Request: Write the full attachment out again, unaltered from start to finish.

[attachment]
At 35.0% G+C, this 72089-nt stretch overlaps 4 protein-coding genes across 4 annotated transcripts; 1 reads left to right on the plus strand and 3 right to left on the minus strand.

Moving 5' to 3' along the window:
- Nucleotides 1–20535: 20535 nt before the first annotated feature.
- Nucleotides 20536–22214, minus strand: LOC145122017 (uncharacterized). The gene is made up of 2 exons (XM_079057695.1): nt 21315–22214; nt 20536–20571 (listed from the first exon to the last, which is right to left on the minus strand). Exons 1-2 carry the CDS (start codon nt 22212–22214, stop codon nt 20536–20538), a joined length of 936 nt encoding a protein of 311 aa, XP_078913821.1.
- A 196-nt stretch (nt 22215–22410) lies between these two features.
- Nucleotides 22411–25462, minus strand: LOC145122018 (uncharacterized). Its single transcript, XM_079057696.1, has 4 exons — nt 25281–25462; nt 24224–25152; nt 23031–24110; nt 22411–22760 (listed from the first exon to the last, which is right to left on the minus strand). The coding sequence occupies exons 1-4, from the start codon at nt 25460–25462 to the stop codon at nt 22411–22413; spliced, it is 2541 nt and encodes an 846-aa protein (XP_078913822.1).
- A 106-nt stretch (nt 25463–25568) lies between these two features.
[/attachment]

At 35.0% G+C, this 72089-nt stretch overlaps 4 protein-coding genes across 4 annotated transcripts; 1 reads left to right on the plus strand and 3 right to left on the minus strand.

Moving 5' to 3' along the window:
- Nucleotides 1–20535: 20535 nt before the first annotated feature.
- Nucleotides 20536–22214, minus strand: LOC145122017 (uncharacterized). The gene is made up of 2 exons (XM_079057695.1): nt 21315–22214; nt 20536–20571 (listed from the first exon to the last, which is right to left on the minus strand). Exons 1-2 carry the CDS (start codon nt 22212–22214, stop codon nt 20536–20538), a joined length of 936 nt encoding a protein of 311 aa, XP_078913821.1.
- A 196-nt stretch (nt 22215–22410) lies between these two features.
- Nucleotides 22411–25462, minus strand: LOC145122018 (uncharacterized). Its single transcript, XM_079057696.1, has 4 exons — nt 25281–25462; nt 24224–25152; nt 23031–24110; nt 22411–22760 (listed from the first exon to the last, which is right to left on the minus strand). The coding sequence occupies exons 1-4, from the start codon at nt 25460–25462 to the stop codon at nt 22411–22413; spliced, it is 2541 nt and encodes an 846-aa protein (XP_078913822.1).
- A 106-nt stretch (nt 25463–25568) lies between these two features.